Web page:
So We’re F’ed.
We may not be able to fundamentally change the way our society is currently organized (although, remember, it wasn’t always this way, so we can choose how our society looks if enough of us agree on something). We also may not be able to throw away our devices, and a lot of us just can’t #quitfacebook. Still, we are sentient beings armed with smarts and free will, and we are the ones in final control of what we let into our brains and our lives and what we do with all of that information.
So, how can you apply this really long psychology and anthropology lesson to beating FOMO? If you’ve been a regular reader, you’ve already got some tools to spot FOMO (and please, stay tuned for more!). When you feel pangs of FOMO, like you’re being left behind by the tribe, being voted off the island, or trailing behind the hunting party, try asking:
- Who is in my tribe- who, besides myself, does my situation affect? Because we’ve got a lot more than 150 people in our personal universe, this answer will change from day to day, even from decision to decision, but there will probably be a go-to inner circle for most decisions. That inner circle could be your family, who might depend on your income, your love, and your mental and physical health; it could be the stakeholders of a decision, the people who have put their resources, reputation, and time on the line. Sometimes, it’s just you. You will always be included in this tribe, but you must determine who else is standing alongside you.
- Is your FOMO coming from somewhere that meaningfully affects your tribe? Spoiler alert: there are a few billion people in the world, and a lot of them have things you wish you had and do things you think you should be doing because they seem worthy of emulating. They are not all relevant to you, and are not all part of your tribe- at least, not all at once. Remember that when you feel FOMO, your most basic self is worried about being left behind by what you perceive to be your tribe. This is not the same as wanting to succeed. If your competition- a competing brand or a FB “friend” that constantly shows off beachside vistas and bespoke outfits- is what’s causing your FOMO, this isn’t a worthy source of motivation. Reduce the situation to the information it contains- someone’s implementing a new development process, someone’s showing off a new watch- and ask yourself if you felt FOMO before you inadvertently let this person into your tribe. If the answer is “no,” kick ‘em off the island.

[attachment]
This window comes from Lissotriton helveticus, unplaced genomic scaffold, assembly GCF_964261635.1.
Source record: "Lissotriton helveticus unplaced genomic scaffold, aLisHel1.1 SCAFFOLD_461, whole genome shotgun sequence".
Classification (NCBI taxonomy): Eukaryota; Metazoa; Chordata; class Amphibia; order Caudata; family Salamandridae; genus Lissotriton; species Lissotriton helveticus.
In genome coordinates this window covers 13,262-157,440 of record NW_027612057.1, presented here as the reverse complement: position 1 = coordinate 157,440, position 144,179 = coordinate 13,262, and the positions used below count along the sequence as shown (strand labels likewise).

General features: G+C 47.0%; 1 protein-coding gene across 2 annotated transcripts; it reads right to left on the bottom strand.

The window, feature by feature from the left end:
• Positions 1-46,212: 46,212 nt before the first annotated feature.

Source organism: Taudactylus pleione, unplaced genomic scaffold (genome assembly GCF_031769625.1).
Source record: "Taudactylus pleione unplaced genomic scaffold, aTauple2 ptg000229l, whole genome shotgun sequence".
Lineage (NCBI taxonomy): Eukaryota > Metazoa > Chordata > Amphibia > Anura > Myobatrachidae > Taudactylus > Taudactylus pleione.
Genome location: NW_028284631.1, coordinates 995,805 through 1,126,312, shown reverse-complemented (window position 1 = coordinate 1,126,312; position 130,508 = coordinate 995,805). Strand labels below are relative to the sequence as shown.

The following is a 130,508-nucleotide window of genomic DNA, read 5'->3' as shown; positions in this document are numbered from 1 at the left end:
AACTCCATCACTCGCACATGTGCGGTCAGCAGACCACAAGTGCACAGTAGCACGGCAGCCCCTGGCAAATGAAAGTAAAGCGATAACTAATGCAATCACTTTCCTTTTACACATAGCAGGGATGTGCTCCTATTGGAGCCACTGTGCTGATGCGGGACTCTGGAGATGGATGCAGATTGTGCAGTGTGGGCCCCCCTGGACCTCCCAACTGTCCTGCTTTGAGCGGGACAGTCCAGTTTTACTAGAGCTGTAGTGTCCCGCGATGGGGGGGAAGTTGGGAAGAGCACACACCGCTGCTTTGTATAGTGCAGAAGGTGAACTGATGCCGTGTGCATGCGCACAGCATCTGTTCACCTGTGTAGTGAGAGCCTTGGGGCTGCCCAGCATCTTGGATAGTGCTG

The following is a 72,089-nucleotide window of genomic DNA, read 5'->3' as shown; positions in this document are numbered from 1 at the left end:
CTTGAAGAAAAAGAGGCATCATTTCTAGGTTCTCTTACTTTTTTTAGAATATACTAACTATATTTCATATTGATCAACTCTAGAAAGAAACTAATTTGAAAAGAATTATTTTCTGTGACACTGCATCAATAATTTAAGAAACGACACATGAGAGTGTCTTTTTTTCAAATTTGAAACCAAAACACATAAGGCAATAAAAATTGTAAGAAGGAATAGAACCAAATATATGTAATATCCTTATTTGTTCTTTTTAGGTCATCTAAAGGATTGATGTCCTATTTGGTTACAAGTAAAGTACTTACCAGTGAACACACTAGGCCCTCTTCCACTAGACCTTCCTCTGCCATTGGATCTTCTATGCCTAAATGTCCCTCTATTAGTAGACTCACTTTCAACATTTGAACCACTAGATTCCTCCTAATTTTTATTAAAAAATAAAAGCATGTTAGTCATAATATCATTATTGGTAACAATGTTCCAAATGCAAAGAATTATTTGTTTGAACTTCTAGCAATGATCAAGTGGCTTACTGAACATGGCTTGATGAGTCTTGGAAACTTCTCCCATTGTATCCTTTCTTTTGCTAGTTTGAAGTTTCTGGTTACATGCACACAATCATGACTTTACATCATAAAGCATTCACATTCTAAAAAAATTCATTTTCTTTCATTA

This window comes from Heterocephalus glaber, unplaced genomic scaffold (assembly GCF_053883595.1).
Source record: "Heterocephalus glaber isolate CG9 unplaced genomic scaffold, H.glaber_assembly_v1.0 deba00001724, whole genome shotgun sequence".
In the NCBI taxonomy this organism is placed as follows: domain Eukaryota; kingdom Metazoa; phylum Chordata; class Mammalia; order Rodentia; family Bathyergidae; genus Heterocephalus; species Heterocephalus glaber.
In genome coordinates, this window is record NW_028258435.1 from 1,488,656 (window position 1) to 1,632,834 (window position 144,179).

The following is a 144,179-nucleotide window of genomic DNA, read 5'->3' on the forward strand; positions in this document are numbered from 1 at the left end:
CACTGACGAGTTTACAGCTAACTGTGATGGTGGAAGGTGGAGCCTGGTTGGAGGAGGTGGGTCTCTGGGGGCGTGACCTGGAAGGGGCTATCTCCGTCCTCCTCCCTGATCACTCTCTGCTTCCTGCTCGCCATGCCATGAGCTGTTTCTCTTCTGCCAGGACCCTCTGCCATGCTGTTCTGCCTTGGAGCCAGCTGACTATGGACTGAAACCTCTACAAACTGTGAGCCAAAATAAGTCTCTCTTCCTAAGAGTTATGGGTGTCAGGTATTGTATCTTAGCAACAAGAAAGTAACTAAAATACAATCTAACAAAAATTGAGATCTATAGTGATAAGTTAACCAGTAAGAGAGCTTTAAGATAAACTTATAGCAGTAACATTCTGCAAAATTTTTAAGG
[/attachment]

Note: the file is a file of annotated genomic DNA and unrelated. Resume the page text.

- Be real with yourself about the costs of chasing your FOMO. Would getting a new car just like your “friend” require you to give up a job you love to work 18 hours a day doing something you hate? Would going on that big vacation actually be more stressful than relaxing? I actually like to ask myself this question question twice- once when FOMO hits, and once again later on when I’m slightly more chill - the next morning, after a jog or - best of all, right after a session of yoga or meditation - so that I know my decision-making isn’t guided by a rush of FOMO hormones to my brain. Sometimes, the answer is still “yes,” but you’ll know it’s a “yes” based on a rational, honest analysis. If the answer is “no”- congratulations- you’ve said “F off” to a FOMO-driven decision that you’d have regretted later. That’s when you get to enjoy the other F word: Freedom.